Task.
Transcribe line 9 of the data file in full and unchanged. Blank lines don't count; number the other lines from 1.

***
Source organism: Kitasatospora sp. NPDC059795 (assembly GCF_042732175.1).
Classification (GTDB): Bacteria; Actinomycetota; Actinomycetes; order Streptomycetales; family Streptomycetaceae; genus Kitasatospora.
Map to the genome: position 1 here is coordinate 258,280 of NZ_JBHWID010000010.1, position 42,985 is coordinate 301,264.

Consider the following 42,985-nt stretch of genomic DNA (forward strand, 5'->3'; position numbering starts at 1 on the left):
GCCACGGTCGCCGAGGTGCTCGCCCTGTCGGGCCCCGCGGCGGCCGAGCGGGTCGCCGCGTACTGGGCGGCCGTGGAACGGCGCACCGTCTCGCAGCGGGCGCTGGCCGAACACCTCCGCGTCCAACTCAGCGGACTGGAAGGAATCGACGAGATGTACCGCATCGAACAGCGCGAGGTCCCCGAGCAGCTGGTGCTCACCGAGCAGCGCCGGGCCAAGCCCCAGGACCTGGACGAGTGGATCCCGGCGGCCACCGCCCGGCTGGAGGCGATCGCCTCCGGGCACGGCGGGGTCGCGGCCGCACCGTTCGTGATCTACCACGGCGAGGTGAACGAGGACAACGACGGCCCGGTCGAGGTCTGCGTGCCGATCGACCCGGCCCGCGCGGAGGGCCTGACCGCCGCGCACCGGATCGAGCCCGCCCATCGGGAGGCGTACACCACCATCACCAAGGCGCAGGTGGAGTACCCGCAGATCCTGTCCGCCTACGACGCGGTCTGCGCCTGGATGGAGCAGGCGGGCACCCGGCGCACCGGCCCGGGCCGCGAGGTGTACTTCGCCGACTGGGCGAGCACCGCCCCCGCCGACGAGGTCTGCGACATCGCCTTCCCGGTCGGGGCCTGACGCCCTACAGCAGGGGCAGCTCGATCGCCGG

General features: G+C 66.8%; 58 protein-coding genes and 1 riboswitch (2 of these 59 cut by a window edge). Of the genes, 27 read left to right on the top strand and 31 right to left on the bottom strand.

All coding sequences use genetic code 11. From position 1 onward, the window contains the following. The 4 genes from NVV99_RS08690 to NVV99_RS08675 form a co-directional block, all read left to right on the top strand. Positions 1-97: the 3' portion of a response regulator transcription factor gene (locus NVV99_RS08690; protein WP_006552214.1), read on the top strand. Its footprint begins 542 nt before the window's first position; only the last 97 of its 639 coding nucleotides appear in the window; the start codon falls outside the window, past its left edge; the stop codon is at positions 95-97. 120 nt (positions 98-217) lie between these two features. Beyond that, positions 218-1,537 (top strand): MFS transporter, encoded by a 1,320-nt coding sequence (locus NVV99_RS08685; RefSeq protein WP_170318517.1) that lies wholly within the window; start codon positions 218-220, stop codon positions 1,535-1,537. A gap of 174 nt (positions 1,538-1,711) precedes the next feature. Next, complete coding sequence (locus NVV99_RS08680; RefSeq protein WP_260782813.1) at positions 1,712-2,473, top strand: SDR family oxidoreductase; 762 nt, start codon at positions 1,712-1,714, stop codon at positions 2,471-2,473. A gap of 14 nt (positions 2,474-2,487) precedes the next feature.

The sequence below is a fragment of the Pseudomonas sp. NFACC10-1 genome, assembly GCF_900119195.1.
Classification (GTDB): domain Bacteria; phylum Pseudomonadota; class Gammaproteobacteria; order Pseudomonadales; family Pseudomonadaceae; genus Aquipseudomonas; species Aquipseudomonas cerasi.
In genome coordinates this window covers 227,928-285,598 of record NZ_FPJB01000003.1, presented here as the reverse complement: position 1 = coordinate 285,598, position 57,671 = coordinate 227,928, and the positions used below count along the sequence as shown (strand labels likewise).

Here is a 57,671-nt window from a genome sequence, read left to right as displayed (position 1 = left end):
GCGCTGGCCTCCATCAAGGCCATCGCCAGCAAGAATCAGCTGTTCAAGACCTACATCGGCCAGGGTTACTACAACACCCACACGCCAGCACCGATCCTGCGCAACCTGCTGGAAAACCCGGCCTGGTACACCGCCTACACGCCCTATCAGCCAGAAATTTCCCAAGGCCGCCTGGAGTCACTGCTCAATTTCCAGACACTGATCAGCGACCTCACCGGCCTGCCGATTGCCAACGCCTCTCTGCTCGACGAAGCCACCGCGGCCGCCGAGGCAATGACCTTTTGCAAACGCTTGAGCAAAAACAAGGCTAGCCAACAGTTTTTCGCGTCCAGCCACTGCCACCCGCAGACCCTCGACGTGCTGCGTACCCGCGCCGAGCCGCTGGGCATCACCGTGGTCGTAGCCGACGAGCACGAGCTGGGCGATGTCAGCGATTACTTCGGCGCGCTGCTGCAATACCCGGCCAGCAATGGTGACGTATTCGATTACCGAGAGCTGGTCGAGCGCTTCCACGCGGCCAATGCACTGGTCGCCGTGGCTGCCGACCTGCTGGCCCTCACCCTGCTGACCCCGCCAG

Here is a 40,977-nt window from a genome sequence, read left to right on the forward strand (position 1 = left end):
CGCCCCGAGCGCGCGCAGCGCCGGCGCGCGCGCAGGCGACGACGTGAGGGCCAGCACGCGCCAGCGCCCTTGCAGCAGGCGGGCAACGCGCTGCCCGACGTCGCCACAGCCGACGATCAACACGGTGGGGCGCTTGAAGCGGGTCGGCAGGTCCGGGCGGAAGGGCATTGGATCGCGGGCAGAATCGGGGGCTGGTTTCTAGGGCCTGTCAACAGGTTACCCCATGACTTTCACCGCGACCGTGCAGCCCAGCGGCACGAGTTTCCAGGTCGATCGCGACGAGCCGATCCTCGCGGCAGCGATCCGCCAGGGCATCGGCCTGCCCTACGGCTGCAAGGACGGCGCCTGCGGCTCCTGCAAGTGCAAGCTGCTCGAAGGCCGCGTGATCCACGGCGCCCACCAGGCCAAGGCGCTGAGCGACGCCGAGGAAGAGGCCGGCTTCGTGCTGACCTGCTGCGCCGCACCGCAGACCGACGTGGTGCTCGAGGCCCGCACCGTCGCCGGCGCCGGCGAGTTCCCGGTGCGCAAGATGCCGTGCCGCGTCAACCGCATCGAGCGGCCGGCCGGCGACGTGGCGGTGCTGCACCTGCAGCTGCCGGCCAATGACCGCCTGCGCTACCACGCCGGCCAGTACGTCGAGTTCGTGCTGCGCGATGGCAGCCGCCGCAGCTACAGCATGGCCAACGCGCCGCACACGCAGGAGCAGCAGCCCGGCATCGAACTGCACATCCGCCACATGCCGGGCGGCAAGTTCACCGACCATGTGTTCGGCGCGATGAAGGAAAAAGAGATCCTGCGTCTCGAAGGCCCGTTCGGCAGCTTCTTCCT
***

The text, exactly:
Classification (GTDB): domain Bacteria; phylum Pseudomonadota; class Gammaproteobacteria; order Pseudomonadales; family Pseudomonadaceae; genus Aquipseudomonas; species Aquipseudomonas cerasi.